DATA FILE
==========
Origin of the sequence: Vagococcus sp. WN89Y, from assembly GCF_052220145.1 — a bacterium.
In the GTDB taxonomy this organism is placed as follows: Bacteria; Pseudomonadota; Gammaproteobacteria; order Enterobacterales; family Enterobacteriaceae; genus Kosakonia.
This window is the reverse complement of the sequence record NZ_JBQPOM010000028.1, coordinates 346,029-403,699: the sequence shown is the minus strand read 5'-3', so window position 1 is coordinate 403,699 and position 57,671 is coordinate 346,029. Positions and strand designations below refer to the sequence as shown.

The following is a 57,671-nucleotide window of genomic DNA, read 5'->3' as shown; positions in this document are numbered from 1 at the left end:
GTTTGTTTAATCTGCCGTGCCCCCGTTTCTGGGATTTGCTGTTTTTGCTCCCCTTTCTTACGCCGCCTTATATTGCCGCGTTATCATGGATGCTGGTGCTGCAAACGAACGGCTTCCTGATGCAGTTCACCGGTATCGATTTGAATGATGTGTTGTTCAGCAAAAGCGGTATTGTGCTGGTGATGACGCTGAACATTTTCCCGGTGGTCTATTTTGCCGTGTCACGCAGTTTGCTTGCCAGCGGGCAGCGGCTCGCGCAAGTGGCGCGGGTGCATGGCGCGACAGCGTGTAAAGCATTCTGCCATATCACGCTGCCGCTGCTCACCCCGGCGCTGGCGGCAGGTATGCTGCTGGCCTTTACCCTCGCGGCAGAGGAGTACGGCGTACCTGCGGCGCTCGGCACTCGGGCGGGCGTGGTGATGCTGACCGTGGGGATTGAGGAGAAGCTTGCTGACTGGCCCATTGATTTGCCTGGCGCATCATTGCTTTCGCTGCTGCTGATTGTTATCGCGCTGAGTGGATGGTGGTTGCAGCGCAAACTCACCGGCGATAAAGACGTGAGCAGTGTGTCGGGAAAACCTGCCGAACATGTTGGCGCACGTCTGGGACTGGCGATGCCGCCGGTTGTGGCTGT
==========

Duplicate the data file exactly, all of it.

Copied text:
Origin of the sequence: Vagococcus sp. WN89Y, from assembly GCF_052220145.1 — a bacterium.
In the GTDB taxonomy this organism is placed as follows: Bacteria; Pseudomonadota; Gammaproteobacteria; order Enterobacterales; family Enterobacteriaceae; genus Kosakonia.
This window is the reverse complement of the sequence record NZ_JBQPOM010000028.1, coordinates 346,029-403,699: the sequence shown is the minus strand read 5'-3', so window position 1 is coordinate 403,699 and position 57,671 is coordinate 346,029. Positions and strand designations below refer to the sequence as shown.

The following is a 57,671-nucleotide window of genomic DNA, read 5'->3' as shown; positions in this document are numbered from 1 at the left end:
GTTTGTTTAATCTGCCGTGCCCCCGTTTCTGGGATTTGCTGTTTTTGCTCCCCTTTCTTACGCCGCCTTATATTGCCGCGTTATCATGGATGCTGGTGCTGCAAACGAACGGCTTCCTGATGCAGTTCACCGGTATCGATTTGAATGATGTGTTGTTCAGCAAAAGCGGTATTGTGCTGGTGATGACGCTGAACATTTTCCCGGTGGTCTATTTTGCCGTGTCACGCAGTTTGCTTGCCAGCGGGCAGCGGCTCGCGCAAGTGGCGCGGGTGCATGGCGCGACAGCGTGTAAAGCATTCTGCCATATCACGCTGCCGCTGCTCACCCCGGCGCTGGCGGCAGGTATGCTGCTGGCCTTTACCCTCGCGGCAGAGGAGTACGGCGTACCTGCGGCGCTCGGCACTCGGGCGGGCGTGGTGATGCTGACCGTGGGGATTGAGGAGAAGCTTGCTGACTGGCCCATTGATTTGCCTGGCGCATCATTGCTTTCGCTGCTGCTGATTGTTATCGCGCTGAGTGGATGGTGGTTGCAGCGCAAACTCACCGGCGATAAAGACGTGAGCAGTGTGTCGGGAAAACCTGCCGAACATGTTGGCGCACGTCTGGGACTGGCGATGCCGCCGGTTGTGGCTGT